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Frequency of Hepatitis A virus as a cause of anicteric hepatitis in children under 5 years: a common yet under-recognized cause

Abstract

Background

Hepatitis A is the most common form of acute viral hepatitis in developing countries. In children < 6 years of age, most infections are asymptomatic, and if illness does occur, it is usually anicteric. This study aimed to determine the frequency of HAV in Egyptian children under 5 years presenting with gastroenteritis-like manifestations and to associate the frequency of HAV with social, demographic, and various risk factors.

Results

Among 450 children aged from 6 months to 5 years of both sexes, presenting with gastroenteritis-like manifestations and anicteric hepatitis, 200/450 children had elevated transaminases (ALT, AST) and were recruited in the study. A total number of 24 (12%) out of 200 children were found to have HAV IgM antibodies. Lower maternal and paternal education, poor sanitary and hygienic conditions, crowding, contaminated water, and lack of sanitary facilities were significantly higher in HAV-positive group (p-value < 0.05). ALT and AST were significantly higher in HAV IgM-positive group (p-value < 0.01).

Conclusion

HAV infection is common in Egyptian children with gastroenteritis-like manifestations and anicteric hepatitis. Hepatitis A is a vaccine-preventable disease.

Background

Hepatitis A virus (HAV) is one of the most frequent communicable diseases with an estimated 1.5 million cases diagnosed each year globally [7]. According to World Health Organization (WHO), HAV caused around 7134 deaths in 2016, which accounts for 0.5% of the mortality due to viral hepatitis [22].

Hepatitis A endemicity is intimately linked to hygienic and sanitary conditions, as well as other markers of socioeconomic development. HAV infection is highly endemic in developing countries with low sanitary and hygienic conditions, household crowding, and insufficient water supply [21].

Egypt is situated in an area of intermediate endemicity. More than 50% of the Egyptian population are already exposed to HAV infection by the age of 15 [9]. In Egypt, between 2001 and 2004, a sentinel surveillance revealed that the risk of HAV infection was high in Egypt’s rural areas, and that children were more prone to contact the infection (median age: 4 years). HAV infection, however, was more common among young adults in urban regions (median age: 14 years) [16].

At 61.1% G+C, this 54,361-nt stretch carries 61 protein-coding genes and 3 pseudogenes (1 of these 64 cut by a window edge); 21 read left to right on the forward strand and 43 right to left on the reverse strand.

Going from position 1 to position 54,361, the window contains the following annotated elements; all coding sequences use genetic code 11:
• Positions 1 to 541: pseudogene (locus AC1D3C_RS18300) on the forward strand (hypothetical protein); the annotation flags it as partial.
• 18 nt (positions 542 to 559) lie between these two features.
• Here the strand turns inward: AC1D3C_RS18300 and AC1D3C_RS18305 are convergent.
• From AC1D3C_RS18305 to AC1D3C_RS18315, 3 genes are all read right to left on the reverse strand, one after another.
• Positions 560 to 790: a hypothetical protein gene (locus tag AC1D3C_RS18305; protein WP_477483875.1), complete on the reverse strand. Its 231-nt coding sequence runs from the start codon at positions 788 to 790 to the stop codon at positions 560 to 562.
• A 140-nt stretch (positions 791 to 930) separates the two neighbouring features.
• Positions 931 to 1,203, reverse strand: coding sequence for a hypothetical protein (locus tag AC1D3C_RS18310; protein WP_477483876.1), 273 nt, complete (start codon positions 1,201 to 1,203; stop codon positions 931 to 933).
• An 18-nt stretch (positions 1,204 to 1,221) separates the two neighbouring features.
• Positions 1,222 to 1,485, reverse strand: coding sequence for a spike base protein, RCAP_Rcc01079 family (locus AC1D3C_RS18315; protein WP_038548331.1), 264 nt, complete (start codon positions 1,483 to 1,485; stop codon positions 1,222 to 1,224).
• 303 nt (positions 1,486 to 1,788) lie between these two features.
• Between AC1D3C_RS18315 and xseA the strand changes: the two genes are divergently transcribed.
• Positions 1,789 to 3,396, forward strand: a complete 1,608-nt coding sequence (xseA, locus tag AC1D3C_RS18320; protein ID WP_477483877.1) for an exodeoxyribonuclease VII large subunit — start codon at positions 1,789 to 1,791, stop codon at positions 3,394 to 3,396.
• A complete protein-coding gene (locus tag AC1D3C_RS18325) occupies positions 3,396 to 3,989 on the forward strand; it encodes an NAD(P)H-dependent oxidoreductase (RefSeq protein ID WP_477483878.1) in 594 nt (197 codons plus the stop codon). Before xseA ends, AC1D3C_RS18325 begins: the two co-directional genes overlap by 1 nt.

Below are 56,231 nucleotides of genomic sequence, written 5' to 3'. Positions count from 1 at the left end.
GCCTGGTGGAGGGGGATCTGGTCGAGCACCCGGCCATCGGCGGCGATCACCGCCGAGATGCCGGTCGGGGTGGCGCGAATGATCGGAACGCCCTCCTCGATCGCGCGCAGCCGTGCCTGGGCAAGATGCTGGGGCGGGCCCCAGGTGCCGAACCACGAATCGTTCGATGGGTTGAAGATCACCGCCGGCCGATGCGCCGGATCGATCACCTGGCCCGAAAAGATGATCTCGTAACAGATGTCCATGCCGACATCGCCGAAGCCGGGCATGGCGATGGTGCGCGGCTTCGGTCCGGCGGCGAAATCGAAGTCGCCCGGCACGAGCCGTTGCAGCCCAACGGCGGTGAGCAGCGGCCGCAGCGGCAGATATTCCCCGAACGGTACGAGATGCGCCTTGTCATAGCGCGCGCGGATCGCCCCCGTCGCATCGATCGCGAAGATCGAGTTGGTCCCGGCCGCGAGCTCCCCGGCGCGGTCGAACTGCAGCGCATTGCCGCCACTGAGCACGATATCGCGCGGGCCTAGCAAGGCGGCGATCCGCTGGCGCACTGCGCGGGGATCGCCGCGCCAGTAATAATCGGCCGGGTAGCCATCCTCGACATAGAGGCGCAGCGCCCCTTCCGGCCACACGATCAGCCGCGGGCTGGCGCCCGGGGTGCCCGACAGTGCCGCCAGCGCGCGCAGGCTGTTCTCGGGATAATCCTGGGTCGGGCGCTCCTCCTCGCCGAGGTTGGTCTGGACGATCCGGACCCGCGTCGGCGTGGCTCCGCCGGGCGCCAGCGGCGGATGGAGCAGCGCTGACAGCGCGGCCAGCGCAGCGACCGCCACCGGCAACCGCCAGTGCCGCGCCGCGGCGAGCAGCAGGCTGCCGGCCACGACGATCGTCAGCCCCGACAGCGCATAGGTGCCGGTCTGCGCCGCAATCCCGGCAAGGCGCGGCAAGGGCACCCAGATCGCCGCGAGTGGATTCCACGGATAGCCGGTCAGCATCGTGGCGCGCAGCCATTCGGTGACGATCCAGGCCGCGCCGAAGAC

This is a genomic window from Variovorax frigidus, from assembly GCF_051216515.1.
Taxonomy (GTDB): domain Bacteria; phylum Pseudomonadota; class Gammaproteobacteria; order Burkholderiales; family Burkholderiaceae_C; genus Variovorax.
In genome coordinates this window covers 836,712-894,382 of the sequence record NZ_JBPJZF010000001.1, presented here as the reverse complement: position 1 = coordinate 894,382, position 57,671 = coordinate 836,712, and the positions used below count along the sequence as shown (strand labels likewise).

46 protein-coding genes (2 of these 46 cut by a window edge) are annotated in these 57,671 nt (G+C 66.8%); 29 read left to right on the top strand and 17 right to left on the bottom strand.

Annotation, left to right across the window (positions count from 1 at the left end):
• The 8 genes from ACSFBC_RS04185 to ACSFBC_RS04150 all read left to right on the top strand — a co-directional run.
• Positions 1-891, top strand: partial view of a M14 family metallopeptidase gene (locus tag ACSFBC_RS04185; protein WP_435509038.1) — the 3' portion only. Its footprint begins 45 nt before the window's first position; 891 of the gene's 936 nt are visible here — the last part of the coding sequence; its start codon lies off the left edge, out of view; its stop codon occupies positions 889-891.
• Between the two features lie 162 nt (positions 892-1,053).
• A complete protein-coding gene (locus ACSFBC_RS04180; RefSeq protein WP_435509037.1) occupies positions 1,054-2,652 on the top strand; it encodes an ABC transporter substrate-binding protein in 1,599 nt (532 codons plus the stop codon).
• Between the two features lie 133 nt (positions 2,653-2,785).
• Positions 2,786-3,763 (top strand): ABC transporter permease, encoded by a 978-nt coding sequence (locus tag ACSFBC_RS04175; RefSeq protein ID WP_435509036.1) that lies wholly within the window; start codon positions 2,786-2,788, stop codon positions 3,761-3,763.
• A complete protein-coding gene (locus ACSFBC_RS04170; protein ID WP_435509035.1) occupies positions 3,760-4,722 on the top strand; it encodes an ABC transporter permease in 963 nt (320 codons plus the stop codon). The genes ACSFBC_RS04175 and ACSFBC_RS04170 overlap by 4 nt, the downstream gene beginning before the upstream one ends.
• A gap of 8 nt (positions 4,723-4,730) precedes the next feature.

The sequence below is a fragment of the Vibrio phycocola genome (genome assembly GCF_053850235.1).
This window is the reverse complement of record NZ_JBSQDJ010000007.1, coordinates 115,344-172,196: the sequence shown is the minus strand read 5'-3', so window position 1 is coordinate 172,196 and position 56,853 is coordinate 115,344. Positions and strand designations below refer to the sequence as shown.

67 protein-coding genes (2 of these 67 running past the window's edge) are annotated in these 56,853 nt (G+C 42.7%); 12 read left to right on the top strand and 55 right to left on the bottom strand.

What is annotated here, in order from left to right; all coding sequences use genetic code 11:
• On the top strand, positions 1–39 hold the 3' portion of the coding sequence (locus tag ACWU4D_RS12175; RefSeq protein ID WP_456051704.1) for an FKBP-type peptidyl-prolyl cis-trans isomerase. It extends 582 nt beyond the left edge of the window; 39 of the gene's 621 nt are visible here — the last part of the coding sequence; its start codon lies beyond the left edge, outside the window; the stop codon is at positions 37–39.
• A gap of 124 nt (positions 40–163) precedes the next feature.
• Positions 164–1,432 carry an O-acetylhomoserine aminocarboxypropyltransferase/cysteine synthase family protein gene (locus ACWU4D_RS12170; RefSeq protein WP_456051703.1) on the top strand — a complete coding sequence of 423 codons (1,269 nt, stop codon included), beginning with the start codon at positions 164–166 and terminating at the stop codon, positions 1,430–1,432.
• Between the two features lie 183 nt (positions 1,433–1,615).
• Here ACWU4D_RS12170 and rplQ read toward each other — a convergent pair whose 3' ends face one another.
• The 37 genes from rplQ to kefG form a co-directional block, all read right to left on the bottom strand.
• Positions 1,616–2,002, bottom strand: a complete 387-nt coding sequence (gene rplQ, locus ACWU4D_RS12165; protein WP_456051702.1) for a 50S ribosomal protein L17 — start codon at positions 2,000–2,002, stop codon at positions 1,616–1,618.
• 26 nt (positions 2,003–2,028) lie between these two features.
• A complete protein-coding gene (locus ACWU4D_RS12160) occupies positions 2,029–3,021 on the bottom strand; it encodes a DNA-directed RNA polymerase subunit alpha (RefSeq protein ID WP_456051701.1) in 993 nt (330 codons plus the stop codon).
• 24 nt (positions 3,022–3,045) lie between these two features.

Between 2014 and 2017, HAV accounted for 93.4% of all confirmed cases of acute viral hepatitis. Children under the age of 16 were most likely to contract HAV (81.8%), and the majority of patients lived in urban areas (82.8%) [15].

Most infections in children under the age of 6 are asymptomatic (70%), and if infection does occur, it is usually anicteric. Therefore, the disease is underreported [11, 21].

Anicteric hepatitis is a mild form of hepatitis in which there is no jaundice. Symptoms include anorexia, GI disturbance, and slight fever. Aspartate aminotransferase and alanine aminotransferase serum levels are elevated [8].

Anicteric hepatitis A is an important entity. It is as common as viral icteric hepatitis. Diagnosis is made much less frequently, thus contributing to spread of the disease [14].

Because of obscure symptoms and the absence of icterus, the infection often goes unnoticed. This study aimed to determine the frequency of HAV in children presenting with gastroenteritis-like manifestations and anicteric hepatitis in Egypt and to identify the social, demographic, and other risk factors.

Methods

This cross-sectional study was conducted at the outpatient clinic of the Cairo University Pediatric Hospital, Egypt, during the period from June 2020 to September 2020.

All parents/guardians signed an informed consent before participating in the study. The study was reviewed and approved by the Cairo University research ethics committee (REC) (MS-169-2019) in accordance with the Declaration of Helsinki.

Inclusion criteria

Children are presented with acute onset of low-grade fever (< 38.5 °C), vomiting, diarrhea, nausea, malaise, abdominal pain, and normal-colored urine. Only children with elevated transaminases were recruited.

Exclusion criteria

These are children with jaundice, previous history of HAV infection/vaccination, chronic liver disease, or suspected bacterial or parasitic gastroenteritis (watery/bloody diarrhea, severe dehydration, high-grade fever, frequent motions > 6/day).

Data was collected from the parents/guardians in the form of the following:

  • Age, sex

  • History of (icter, changing color of urine, previous isolation in fever hospital, previous abnormal liver function test)

  • Practice of cleaning (we examined the fingernails of the child to decide whether dirty or clean).

  • Maternal and paternal education which were classified as (did not complete primary, primary, secondary, or tertiary education)

  • Crowding (numbers of persons living the home) categorized at two levels (> 4 or ≤ 4 persons/home)

  • Household spaciousness (classified according to the number of the rooms (> 2 or ≤ 2)

  • Sanitary facilities (the presence of a flush toilet, or pit toilet, or outside house) [20]

Complete physical examination was performed including the following:

  • Growth parameters

  • General examination for jaundice, finger nails (dirty or clean)

  • Abdominal examination

Laboratory tests in the form of liver transaminase (ALT, AST) were withdrawn for all children with gastroenteritis-like manifestations. Only children with elevated transaminases were recruited. IgM antibodies against HAV virus were only done in children with transaminitis. Anti-HAV IgM was tested using ELISA (enzyme-linked immunoassay), Bioneovan Co. Ltd., Beijing, China. Children were divided into 2 groups HAV-positive and HAV-negative groups according to the results of the HAV IgM. In the HAV-positive group, further investigations were done in the form of the following:

  • Complete blood picture